Lux?

Discussion in 'Photography' started by angelsbridge, May 28, 2005.

  1. angelsbridge

    angelsbridge Guest

    A camera has a min. ilumination of 3 lux, How dark would that be?? I'm
    looking at cams for home monitoring use. Thank you!

    Yvonne
     
    angelsbridge, May 28, 2005
    #1
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  2. I think Lux is the metric equivalent of "foot candles" which is the amount
    of light falling on an object lit by one candle one foot away so 3 Lux would
    be the amount of light falling on an object illuminated by three candles one
    foot away.

    I say again I think. I may be corrected about this but all the same 3 Lux is
    not very bright

    Perrian
     
    Perrian Robertson, May 29, 2005
    #2
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  3. angelsbridge

    Dave Kearton Guest

    | || A camera has a min. ilumination of 3 lux, How dark would that be??
    || I'm looking at cams for home monitoring use. Thank you!
    |
    | I think Lux is the metric equivalent of "foot candles" which is the
    | amount of light falling on an object lit by one candle one foot away
    | so 3 Lux would be the amount of light falling on an object
    | illuminated by three candles one foot away.
    |
    | I say again I think. I may be corrected about this but all the same 3
    | Lux is not very bright
    |
    | Perrian



    Quoting from one of my CCTV supplier's catalogues .....



    Lux Description

    50,000 Summer sunhine
    5,000 Overcast sky
    500 Well lit office
    300 minumum for easy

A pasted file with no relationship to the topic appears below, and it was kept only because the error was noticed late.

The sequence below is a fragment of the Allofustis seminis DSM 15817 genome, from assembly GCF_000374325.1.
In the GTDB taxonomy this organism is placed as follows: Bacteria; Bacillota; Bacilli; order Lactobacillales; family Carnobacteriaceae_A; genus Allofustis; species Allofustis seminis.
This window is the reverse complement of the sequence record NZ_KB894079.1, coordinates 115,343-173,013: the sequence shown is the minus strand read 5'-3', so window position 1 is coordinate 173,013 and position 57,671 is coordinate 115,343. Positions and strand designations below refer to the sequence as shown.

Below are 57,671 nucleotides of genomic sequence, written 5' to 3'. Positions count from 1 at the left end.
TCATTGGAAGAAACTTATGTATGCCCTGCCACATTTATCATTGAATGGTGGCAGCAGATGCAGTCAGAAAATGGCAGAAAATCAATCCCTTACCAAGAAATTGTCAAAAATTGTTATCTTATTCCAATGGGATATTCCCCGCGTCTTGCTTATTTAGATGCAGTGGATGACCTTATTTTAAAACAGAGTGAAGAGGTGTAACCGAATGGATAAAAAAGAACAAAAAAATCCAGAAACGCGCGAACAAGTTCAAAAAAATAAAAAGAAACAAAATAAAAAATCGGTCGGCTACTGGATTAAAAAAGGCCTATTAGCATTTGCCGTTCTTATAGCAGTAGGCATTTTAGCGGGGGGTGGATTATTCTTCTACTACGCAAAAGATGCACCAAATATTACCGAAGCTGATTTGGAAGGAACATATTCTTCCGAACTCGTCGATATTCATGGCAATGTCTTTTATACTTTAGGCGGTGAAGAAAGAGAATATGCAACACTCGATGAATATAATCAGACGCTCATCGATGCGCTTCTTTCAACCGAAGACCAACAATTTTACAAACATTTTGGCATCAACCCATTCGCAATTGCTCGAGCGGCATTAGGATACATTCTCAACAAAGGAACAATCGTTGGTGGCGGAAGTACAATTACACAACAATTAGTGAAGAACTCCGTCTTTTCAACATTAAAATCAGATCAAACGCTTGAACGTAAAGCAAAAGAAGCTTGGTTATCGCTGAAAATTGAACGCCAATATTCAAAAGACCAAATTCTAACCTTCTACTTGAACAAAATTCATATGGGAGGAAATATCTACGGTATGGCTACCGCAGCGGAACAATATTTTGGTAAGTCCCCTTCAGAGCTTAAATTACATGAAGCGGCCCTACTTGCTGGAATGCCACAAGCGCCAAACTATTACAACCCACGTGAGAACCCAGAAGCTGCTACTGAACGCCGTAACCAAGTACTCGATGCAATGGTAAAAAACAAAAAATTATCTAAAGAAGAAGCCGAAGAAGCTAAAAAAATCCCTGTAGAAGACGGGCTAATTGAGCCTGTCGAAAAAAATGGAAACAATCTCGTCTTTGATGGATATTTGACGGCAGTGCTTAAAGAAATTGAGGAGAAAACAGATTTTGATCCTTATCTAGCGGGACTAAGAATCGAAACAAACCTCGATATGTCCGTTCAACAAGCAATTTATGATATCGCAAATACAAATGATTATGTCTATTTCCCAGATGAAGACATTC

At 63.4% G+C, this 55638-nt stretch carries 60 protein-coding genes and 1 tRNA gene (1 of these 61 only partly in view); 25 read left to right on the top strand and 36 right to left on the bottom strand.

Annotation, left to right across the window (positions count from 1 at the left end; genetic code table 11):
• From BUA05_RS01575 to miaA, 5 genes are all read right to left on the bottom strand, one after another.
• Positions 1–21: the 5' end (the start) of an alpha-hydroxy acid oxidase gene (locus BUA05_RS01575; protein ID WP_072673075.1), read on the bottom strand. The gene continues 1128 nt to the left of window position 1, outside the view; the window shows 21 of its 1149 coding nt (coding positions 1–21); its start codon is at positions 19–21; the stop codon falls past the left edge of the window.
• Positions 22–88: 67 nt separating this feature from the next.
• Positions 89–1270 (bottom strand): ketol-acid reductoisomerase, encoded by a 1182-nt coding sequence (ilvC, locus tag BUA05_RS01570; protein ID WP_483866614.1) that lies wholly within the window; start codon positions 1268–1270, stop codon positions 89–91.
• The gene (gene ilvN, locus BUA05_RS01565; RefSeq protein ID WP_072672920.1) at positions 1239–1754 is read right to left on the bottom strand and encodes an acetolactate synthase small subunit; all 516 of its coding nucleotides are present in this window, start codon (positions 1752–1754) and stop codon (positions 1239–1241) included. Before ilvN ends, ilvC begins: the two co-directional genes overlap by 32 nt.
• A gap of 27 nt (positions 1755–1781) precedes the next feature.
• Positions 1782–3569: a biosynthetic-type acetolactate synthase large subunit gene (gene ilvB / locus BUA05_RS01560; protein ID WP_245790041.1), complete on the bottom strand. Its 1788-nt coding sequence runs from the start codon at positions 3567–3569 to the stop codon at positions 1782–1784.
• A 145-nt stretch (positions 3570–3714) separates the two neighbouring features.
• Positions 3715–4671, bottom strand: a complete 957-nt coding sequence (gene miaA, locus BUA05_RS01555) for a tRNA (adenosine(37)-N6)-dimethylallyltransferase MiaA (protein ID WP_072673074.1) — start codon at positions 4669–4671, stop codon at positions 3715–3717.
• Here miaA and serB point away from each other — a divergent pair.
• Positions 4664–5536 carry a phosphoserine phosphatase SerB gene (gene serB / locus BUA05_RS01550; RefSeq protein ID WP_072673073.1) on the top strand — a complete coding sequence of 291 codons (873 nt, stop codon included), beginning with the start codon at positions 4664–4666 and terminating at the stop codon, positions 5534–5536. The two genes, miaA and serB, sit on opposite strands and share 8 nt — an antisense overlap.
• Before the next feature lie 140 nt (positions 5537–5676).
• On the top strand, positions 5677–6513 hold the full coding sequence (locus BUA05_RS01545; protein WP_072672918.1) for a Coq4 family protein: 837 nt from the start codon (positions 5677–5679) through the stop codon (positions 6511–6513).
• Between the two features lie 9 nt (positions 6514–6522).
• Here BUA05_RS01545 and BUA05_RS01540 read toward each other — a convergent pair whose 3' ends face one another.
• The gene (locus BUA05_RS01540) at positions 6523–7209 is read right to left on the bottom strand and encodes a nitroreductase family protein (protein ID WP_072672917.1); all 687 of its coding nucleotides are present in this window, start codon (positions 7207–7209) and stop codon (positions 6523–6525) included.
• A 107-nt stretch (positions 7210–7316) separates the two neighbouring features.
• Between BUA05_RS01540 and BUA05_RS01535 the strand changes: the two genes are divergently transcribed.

reading
    50 passageway / outside
    wkg area
    15 good
    main-road-lighting
    5 typical side-road
    lighting
    2 minimum security risk
    lighting
    1 Twilight
    ..3 Clear full-moon
    ..1 typical
    moonlight/cloudy sky
    ..001 typical starlight
    ..0001 poor starlight






    Bearing in mind that the minimum illumination figure can also be massaged as
    well for marketing reasons, it's not a really good way to plan a
    surveillance system. In surveillance-speak, 'minimum
    illumination' is the lowest amount of light that an object of X%
    reflectivity can be identified through the camera. Obviously, a
    black or dark green object will be harder to spot in poor light than a white
    one. For the 'min illum' figure to make sense, the reflectivity of
    the test object should be listed as well, however most camera manufacturers
    won't.


    It sounds like you may be looking at one of the simpler colour dome cameras
    that retail for AUD$1-200 in the surveillance stores. Can I
    presume that for home use, you want to check the outside perimeter of the
    house or the identity of the person at the front door, before you get up
    to answer the doorbell ?


    Depending on the size of your house and your budget, you may want to look
    into B&W cameras - only cheapies and Infra Red spotlights. Allow
    for an effective range of 3-5m per camera and about 5-10m per IR spotlight.
    The resultant picture is clear as a bell B&W video, while to the prowler
    outside, it's still as dark as the inside of a brown dog.





    --

    Cheers


    Dave Kearton
     
    Dave Kearton, May 29, 2005
    #3
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